My research - my reach: Exploring your place in the bigger picture video transcript

Hello, my name is Neil Radford welcome to this keynote presentation on My Research My Reach exploring your place in the bigger picture. In this talk, I aim to share some of my thoughts with you about how your doctoral studies fit into the academic and wider contexts.

In the diagram here on the left-hand side, there's a picture of an atom and this represents the minute detail, the narrow focus, that you have to explore as a doctoral student. You have to go into that focus in great detail and great depth to become an expert in that area but, as your thesis develops, and as you try and explain that, you will also need to look outwards at the bigger picture represented here by the picture of a galaxy. You need to be able to do that to establish how your research is justified in your field and beyond.

So, how do you go about recognizing where your research fits into the bigger picture? In terms of the academic context, in the UK we are periodically assessed for the quality of our research endeavour, and the system of metrics that is used for that is called the Research Excellence Framework or REF. Subjects are organized into units of assessment and there are three important measures that are used to assess our quality. As a doctoral student, you can contribute alongside your supervisors to each of those REF measures.

So, as you produce publications, it's possible that they can be included in the REF as output. You might be involved also in the wider research around a theme with a group of researchers at your organization and in terms of the measure, it's about how much impact that longitudinal work has in the field. So you might be contributing and in fact some of our PGR students are, in this round of REF, contributing to the narrative of an Impact Case Study. In addition, doctoral completions, attendance at conferences, being part of networks and attending training, being involved in activities like the three-minute thesis, all of those activities can be included in research environment, so you've got an important contribution to make.

But what about outside of academia? Well, I've divided this up into four main areas - dimensions if you like: the idea of reach; the idea of impact; of audience and opportunity and I'm equating those four areas to four important but simple questions: how, what, who and where.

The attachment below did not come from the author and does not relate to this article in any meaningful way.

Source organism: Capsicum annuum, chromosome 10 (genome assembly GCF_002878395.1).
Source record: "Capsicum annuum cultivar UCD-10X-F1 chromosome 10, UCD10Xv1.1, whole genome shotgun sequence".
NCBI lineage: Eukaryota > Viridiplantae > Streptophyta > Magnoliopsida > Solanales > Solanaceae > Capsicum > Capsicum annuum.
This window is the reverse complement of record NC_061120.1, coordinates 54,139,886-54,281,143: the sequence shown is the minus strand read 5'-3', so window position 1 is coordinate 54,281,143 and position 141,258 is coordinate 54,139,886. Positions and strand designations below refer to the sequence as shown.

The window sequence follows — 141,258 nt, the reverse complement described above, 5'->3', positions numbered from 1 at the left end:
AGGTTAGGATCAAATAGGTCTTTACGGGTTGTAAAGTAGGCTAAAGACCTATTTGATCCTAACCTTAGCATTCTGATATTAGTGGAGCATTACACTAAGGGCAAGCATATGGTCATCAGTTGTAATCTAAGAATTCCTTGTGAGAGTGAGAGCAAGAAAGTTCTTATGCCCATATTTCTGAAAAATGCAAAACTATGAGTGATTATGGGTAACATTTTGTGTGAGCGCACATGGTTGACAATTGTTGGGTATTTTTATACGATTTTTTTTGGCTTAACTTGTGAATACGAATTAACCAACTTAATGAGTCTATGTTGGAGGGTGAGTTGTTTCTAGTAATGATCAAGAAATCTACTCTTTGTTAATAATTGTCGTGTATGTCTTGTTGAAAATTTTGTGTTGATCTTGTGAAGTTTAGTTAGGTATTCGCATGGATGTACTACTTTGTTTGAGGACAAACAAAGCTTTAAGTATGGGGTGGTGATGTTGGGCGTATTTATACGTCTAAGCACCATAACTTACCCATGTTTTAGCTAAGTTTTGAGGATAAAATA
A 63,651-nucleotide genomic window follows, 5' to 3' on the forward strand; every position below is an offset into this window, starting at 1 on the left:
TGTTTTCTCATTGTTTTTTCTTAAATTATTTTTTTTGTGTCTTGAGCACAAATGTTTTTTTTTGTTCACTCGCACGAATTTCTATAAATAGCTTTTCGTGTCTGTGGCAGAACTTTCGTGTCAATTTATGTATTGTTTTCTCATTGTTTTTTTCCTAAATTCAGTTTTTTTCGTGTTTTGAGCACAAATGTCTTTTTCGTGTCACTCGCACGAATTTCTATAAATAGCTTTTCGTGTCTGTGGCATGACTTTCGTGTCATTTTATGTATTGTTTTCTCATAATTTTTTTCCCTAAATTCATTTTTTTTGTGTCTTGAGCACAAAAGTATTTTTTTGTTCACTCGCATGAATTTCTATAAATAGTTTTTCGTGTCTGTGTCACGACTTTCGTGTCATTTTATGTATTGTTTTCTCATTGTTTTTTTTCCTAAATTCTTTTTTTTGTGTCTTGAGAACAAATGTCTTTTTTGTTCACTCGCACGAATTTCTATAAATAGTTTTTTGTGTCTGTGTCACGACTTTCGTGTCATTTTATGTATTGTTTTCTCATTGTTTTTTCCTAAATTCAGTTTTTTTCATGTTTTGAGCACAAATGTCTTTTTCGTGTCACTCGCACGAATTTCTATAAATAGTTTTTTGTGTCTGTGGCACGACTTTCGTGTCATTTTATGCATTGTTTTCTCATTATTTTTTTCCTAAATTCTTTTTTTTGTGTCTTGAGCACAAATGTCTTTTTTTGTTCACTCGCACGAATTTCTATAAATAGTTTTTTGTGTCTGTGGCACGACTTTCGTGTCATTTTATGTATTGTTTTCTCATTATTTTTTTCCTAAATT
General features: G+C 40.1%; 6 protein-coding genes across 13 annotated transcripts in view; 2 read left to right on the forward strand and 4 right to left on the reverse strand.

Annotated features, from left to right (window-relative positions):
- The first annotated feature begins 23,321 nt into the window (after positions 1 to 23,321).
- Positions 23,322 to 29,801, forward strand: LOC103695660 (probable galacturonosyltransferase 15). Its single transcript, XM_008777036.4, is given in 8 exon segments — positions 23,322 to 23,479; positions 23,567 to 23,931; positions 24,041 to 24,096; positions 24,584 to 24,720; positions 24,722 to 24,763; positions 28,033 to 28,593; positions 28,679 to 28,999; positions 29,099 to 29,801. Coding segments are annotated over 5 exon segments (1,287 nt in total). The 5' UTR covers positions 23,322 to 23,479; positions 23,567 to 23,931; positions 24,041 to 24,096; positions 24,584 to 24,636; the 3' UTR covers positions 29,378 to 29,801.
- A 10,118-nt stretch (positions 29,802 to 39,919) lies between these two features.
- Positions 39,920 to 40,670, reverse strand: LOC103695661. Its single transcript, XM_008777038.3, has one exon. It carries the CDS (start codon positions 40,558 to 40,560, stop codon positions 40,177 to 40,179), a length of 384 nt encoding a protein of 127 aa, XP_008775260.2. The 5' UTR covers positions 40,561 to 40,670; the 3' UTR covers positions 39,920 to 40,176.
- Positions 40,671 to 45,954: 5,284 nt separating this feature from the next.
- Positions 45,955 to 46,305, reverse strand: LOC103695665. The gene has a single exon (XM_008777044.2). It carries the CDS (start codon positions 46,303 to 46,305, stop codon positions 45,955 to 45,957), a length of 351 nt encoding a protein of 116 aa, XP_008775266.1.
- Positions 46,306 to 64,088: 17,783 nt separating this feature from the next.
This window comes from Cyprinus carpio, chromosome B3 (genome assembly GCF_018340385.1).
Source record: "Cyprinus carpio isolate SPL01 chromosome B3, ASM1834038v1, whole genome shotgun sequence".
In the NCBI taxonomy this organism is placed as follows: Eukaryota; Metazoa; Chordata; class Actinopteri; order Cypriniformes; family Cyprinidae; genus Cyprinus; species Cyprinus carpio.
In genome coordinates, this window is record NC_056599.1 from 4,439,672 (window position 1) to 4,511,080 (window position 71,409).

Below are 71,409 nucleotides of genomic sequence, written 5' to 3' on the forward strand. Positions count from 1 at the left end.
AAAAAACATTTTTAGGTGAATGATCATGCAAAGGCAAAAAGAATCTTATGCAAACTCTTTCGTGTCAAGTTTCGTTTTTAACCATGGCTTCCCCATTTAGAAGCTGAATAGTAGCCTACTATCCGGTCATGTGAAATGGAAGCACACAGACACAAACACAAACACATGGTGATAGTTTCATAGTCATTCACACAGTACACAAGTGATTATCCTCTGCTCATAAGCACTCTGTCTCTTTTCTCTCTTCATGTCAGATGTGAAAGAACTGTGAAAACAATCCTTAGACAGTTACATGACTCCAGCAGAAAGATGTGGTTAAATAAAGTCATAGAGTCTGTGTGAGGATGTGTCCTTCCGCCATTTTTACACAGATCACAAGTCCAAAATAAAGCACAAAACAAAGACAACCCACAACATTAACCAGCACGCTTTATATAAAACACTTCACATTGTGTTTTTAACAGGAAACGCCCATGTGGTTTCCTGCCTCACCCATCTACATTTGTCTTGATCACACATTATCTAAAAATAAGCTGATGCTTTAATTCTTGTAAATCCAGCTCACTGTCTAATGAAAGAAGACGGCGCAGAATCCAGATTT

So let's deal with reach first. Reach is the extent or range of something's application effect or influence, so how far and how many. So it might be, how many citations does your work have and who is citing them. Are they people in the UK other people further afield so does your research have regional, national, international or global reach and importance?

In terms of impact, Mark Reid in his research impact handbook, which is a really good read by the way and well worth it, talks about impact is the good that researchers can do in the world. So the question there is, what benefit. In what way is your research providing benefit to your field, or to the wider context, and he talks about the types of impacts that are possible and he lists a whole range of them into including: raising awareness, economic, cultural, social, and policy impact and decision making and so on.

Then we come to who benefits. So who is the research for, who's going to be interested in this? Yes, it's going to be academics in the field but also a wider audience may well want to view your work or find it important for their activities. So it's about you recognizing who the potential audience is for your work might be and a way to think about that is who benefits.

Finally, is the "where" question, opportunity. Where is this going to take you to? Where next for your research? What are the potentials for commercial activities? What are the potentials for this to go further in terms of theory development in academia? Where's the innovation? Where's the impact potential on practice or on policy? So where's this going to take you to? And by thinking about those four areas and those four key questions, gives you an idea about how you can identify what your research looks like in the wider world.

So once you've done that, and you've got an idea about how your research fits in, why should you engage? Well, what I'm suggesting to you, is that you can actually improve your research through that wider engagement. There is, I think, a positive feedback loop. By engaging with different audiences, that can be small events, such as one that Eleanor Hardy talks about in her blog, where she's talking about a play reading with friends, where she's reading a play from the person that whose literature she is is looking at, and that play helps her to fall back in love with her research project.

By engaging with wider audiences, even in those small ways, but also in the much bigger ways, like conferences and networks and so on; you get feedback from that audience. It helps you to get alternative viewpoints, gets you thinking about your research in a different way, observing the different possibilities; it lifts your head up. And, what that does, by looking at those different things, is you get to see how your research fits into the world and it becomes better-informed research. And better-informed research is more likely to be interesting to wider numbers of people, get more citations, have more impact in the field and beyond. In other words, get to a wider audience, so there's that positive feedback loop.

So, in summary, what I've discussed is, I've encouraged you to look beyond the detail of your research. To think about reach, or how; impact, what, what benefit; audience, who, and where are the opportunities and to engage in the positive benefits of wider engagement. Thank you for listening.

My research - my reach: Exploring your place in the bigger picture video

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